Older blog entries for chalst (starting at number 61)

zhaoway asks: why do functional languages have garbage collection? One reason is that that it is awkward to stack allocate closures in a functional language, and becomes impossible if you want to do tail-call elimination. Also if one has an anonymous lambda abstraction, how do you tell the memory manager you have finished with it? It isn't absolutely impossible to have functional languages without garbage collection, though, and Richard Kelsey's Prescheme language (which lies at the heart of the scheme48 system) is such a dialect, though arguably it isn't a full-blown functional language anymore (there are restrictions on the places one may create closures).
23 Jan 2003 (updated 28 Oct 2009 at 12:25 UTC) »
raph, Zaitcev: I pretty much agree with what raph says, and I'm not a pacifist (I supported America's campaign in Afghanistan, despite some misgivings, see my diary from around then). I'm not even sure that I would be opposed to an American campaign against Iraq, since I think the potentially good consequences of removing Saddam Hussein from power might potentially outweigh the badness of what I believe are the Bush administration's reasons for wanting to remove him. Some considerations:
  1. I am strongly pro-Kurdish, a group that the USA effectively betrayed after the Gulf war. I think the probable reason why the elder Bush did not support the insurrection against Hussein then is because of a crucial ally's, the Turkish government's, implacable opposition to the idea of having a Kurdish nation on its southern border. Turkey's reasons for this are unacceptable, as is its treatment of its Kurdish minority, and the USA's behaviour was shameful. I think the Bush administration should be willing to openly criticise Turkey on this issue, even at the risk of losing Turkey's support in a military campaign against Iraq, not least for the reason that the northern Kurdish enclave would be an equally crucial ally of the US.
  2. North Korea is a bigger threat to the USA than Iraq. Iraq's threat lies in the threat it poses to its neighbours, not in any direct threat it poses to the USA or any of its NATO allies (whom the USA must support in the event they are attacked). Even Hussein would not be reckless enough to attack Turkey.
  3. It is true that Hussein might launch an attack against Israel. I do not know what the right strategy is for the USA to take, possibly declaring a temporary (eg. 12-month) NATO-like mutual defence treaty. I think a longer treaty would be unwise, given how reckless and irresponsible Ariel Sharon's government is.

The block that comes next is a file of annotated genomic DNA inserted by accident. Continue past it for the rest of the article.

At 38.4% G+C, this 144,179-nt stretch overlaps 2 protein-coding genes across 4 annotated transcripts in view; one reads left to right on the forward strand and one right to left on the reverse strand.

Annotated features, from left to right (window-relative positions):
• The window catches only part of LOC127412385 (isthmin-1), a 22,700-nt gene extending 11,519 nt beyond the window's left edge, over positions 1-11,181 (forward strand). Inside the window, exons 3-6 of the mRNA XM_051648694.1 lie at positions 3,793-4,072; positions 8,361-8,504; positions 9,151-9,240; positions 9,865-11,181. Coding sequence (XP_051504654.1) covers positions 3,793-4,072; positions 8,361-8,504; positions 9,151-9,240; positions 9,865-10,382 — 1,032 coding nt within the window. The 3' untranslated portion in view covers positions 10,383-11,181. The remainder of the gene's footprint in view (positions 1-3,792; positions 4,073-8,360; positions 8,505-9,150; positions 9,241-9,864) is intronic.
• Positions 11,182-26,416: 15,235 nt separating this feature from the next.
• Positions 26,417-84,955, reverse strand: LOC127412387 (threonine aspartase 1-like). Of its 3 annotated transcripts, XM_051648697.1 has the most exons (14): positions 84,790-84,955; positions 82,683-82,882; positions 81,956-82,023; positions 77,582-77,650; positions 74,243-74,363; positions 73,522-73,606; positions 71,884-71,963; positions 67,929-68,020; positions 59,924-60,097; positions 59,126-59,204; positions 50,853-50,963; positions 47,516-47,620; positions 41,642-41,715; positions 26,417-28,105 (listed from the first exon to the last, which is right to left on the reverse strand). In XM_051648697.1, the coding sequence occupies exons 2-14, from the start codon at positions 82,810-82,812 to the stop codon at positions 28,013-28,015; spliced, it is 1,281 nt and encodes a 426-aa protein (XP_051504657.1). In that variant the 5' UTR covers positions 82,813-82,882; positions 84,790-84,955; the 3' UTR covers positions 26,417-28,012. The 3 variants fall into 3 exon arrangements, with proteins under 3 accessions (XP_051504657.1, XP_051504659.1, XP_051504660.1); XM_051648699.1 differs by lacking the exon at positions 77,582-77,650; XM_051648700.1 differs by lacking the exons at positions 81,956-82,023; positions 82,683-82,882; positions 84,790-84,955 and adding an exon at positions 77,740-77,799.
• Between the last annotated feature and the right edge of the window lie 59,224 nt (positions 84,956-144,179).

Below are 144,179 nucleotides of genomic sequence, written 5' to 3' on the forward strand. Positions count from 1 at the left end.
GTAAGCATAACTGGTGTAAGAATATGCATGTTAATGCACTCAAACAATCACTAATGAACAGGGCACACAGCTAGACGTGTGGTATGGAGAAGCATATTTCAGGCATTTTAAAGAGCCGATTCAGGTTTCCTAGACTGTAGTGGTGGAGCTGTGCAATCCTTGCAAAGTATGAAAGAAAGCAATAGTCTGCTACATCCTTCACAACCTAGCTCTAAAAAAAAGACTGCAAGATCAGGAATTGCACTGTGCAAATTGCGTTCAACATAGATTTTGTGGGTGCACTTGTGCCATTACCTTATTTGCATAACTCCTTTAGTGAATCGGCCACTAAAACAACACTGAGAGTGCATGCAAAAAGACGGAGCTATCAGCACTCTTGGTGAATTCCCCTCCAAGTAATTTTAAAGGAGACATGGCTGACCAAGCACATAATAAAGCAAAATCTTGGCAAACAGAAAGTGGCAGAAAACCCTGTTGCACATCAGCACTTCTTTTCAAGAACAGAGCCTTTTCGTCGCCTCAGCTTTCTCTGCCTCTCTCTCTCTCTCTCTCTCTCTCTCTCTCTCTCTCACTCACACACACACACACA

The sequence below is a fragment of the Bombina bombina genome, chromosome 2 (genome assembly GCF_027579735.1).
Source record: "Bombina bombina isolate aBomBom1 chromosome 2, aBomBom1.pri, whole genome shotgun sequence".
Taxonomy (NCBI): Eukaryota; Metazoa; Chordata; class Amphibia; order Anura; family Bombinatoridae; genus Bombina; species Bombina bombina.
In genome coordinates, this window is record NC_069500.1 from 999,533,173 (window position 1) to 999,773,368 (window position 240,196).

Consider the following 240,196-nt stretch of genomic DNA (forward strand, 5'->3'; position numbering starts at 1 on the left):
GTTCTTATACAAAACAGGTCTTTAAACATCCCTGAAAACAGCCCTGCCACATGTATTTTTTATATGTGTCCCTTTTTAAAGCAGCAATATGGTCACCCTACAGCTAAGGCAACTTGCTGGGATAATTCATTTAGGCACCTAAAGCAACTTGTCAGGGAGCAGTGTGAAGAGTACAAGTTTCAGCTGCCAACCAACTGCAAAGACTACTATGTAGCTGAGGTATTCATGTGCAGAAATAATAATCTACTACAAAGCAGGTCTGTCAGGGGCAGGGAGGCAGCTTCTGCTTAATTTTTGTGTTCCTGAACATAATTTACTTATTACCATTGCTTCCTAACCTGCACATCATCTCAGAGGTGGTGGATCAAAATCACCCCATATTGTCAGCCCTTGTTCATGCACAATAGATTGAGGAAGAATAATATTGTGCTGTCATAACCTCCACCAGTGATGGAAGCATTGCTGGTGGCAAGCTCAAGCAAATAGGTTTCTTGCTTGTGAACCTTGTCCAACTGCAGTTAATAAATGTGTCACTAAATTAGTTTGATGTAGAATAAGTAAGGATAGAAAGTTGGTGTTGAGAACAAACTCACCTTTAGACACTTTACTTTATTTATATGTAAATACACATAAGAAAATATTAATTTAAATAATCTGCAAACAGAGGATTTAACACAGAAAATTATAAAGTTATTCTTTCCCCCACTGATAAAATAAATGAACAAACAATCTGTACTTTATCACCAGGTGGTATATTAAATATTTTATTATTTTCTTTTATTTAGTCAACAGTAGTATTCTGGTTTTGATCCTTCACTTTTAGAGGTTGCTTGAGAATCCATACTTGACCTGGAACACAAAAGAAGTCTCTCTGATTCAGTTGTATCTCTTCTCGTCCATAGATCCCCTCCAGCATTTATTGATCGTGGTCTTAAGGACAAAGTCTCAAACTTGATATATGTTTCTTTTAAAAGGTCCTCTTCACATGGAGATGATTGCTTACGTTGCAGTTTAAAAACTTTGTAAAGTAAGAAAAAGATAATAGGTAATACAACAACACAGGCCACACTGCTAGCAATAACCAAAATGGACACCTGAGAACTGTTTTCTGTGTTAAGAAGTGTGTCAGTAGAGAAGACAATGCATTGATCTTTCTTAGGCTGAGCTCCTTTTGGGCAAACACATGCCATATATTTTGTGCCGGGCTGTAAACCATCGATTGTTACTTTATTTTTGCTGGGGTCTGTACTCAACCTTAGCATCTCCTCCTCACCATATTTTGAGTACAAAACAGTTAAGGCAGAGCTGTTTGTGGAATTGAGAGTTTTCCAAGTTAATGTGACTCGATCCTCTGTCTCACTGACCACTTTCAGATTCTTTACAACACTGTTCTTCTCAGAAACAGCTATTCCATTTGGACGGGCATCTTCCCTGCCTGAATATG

4. The need to collect more data on Hussein's weapons programme is an ideal opportunity for the USA to let Iraq become less of an urgent issue and tackle the really urgent issue of Noth Korea. It also would allow the USA to criticise Turkey, and repair diplomatic relations a little afterwards.
  5. Bush was foolish to include Iran in his Axis of Evil speech. Iran does not have a credible nuclear weapons programme, nor does it present a real threat to its neighbours. "Militant Islamist" is not the same as "supporter of terrorism". If Bush were to apologise for this, it is not impossible that Iran could become an ally in his campaign against Iraq.
  6. Hussein had nothing to do with the September 11th Al Qaeda attack. This should not need saying, but apparently 60% of Americans believe he did, according to a survey cited in Berlin's Tagesspiegel.

Postscript #1: The Bush tax cut

  • The Communitarian Network (comnet@gwu.edu) asked:
    The Wall Street Journal asks about the Bush Administration's new tax initiatives: "Is [Bush] too eager to cut taxes for the rich? Or are his critics so eager to soak the rich that they'd settle for a smaller economy with less for all?" (1/2/03). Elsewhere, the issue has been framed as a choice between growth and jobs and--class warfare. But one may argue that the most stimulative tax break is one that mainly benefits working class and middle class people--because these groups would spend most if not all of the money gained through a tax cut, while the rich would primarily increase their savings. What do you think?